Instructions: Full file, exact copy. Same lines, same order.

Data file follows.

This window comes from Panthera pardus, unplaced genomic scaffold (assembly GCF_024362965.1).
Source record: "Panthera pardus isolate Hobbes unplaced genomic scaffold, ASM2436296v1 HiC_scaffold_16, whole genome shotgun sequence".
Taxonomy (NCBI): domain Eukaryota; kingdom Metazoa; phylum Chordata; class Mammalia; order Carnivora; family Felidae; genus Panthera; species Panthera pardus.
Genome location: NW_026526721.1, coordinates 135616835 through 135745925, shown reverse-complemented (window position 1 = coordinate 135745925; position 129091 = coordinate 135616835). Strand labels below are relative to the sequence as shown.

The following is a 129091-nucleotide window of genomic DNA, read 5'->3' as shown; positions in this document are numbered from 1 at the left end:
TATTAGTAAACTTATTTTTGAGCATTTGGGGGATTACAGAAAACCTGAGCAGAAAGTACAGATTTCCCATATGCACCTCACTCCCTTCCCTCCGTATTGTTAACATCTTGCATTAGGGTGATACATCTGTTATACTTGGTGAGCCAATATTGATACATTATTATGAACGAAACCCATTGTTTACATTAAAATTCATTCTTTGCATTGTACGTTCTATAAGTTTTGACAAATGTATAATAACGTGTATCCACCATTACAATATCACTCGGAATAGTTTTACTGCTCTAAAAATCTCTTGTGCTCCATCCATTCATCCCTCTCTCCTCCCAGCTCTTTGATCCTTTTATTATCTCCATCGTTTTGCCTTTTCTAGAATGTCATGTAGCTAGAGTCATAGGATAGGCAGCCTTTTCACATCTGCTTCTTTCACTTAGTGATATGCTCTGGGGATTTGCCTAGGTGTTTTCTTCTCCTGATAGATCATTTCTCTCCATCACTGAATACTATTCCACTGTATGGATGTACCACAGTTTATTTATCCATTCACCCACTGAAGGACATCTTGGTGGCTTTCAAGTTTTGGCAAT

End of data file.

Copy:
This window comes from Panthera pardus, unplaced genomic scaffold (assembly GCF_024362965.1).
Source record: "Panthera pardus isolate Hobbes unplaced genomic scaffold, ASM2436296v1 HiC_scaffold_16, whole genome shotgun sequence".
Taxonomy (NCBI): domain Eukaryota; kingdom Metazoa; phylum Chordata; class Mammalia; order Carnivora; family Felidae; genus Panthera; species Panthera pardus.
Genome location: NW_026526721.1, coordinates 135616835 through 135745925, shown reverse-complemented (window position 1 = coordinate 135745925; position 129091 = coordinate 135616835). Strand labels below are relative to the sequence as shown.

The following is a 129091-nucleotide window of genomic DNA, read 5'->3' as shown; positions in this document are numbered from 1 at the left end:
TATTAGTAAACTTATTTTTGAGCATTTGGGGGATTACAGAAAACCTGAGCAGAAAGTACAGATTTCCCATATGCACCTCACTCCCTTCCCTCCGTATTGTTAACATCTTGCATTAGGGTGATACATCTGTTATACTTGGTGAGCCAATATTGATACATTATTATGAACGAAACCCATTGTTTACATTAAAATTCATTCTTTGCATTGTACGTTCTATAAGTTTTGACAAATGTATAATAACGTGTATCCACCATTACAATATCACTCGGAATAGTTTTACTGCTCTAAAAATCTCTTGTGCTCCATCCATTCATCCCTCTCTCCTCCCAGCTCTTTGATCCTTTTATTATCTCCATCGTTTTGCCTTTTCTAGAATGTCATGTAGCTAGAGTCATAGGATAGGCAGCCTTTTCACATCTGCTTCTTTCACTTAGTGATATGCTCTGGGGATTTGCCTAGGTGTTTTCTTCTCCTGATAGATCATTTCTCTCCATCACTGAATACTATTCCACTGTATGGATGTACCACAGTTTATTTATCCATTCACCCACTGAAGGACATCTTGGTGGCTTTCAAGTTTTGGCAAT